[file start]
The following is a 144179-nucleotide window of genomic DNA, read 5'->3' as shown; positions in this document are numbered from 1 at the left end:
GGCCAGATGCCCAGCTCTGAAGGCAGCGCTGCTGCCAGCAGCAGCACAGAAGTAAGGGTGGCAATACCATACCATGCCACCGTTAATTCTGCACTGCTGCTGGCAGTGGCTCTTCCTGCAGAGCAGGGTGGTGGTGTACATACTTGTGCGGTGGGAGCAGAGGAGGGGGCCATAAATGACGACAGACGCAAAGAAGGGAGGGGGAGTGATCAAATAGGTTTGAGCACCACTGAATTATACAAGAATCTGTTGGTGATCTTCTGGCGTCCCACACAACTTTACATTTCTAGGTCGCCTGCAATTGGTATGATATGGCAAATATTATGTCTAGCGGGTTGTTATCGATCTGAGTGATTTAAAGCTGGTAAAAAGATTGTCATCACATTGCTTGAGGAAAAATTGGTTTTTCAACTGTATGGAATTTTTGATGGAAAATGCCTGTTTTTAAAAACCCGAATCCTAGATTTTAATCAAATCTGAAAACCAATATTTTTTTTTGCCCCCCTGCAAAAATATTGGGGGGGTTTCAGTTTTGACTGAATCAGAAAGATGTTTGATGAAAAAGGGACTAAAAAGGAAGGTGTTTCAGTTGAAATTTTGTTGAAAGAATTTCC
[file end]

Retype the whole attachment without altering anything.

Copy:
The following is a 144179-nucleotide window of genomic DNA, read 5'->3' as shown; positions in this document are numbered from 1 at the left end:
GGCCAGATGCCCAGCTCTGAAGGCAGCGCTGCTGCCAGCAGCAGCACAGAAGTAAGGGTGGCAATACCATACCATGCCACCGTTAATTCTGCACTGCTGCTGGCAGTGGCTCTTCCTGCAGAGCAGGGTGGTGGTGTACATACTTGTGCGGTGGGAGCAGAGGAGGGGGCCATAAATGACGACAGACGCAAAGAAGGGAGGGGGAGTGATCAAATAGGTTTGAGCACCACTGAATTATACAAGAATCTGTTGGTGATCTTCTGGCGTCCCACACAACTTTACATTTCTAGGTCGCCTGCAATTGGTATGATATGGCAAATATTATGTCTAGCGGGTTGTTATCGATCTGAGTGATTTAAAGCTGGTAAAAAGATTGTCATCACATTGCTTGAGGAAAAATTGGTTTTTCAACTGTATGGAATTTTTGATGGAAAATGCCTGTTTTTAAAAACCCGAATCCTAGATTTTAATCAAATCTGAAAACCAATATTTTTTTTTGCCCCCCTGCAAAAATATTGGGGGGGTTTCAGTTTTGACTGAATCAGAAAGATGTTTGATGAAAAAGGGACTAAAAAGGAAGGTGTTTCAGTTGAAATTTTGTTGAAAGAATTTCC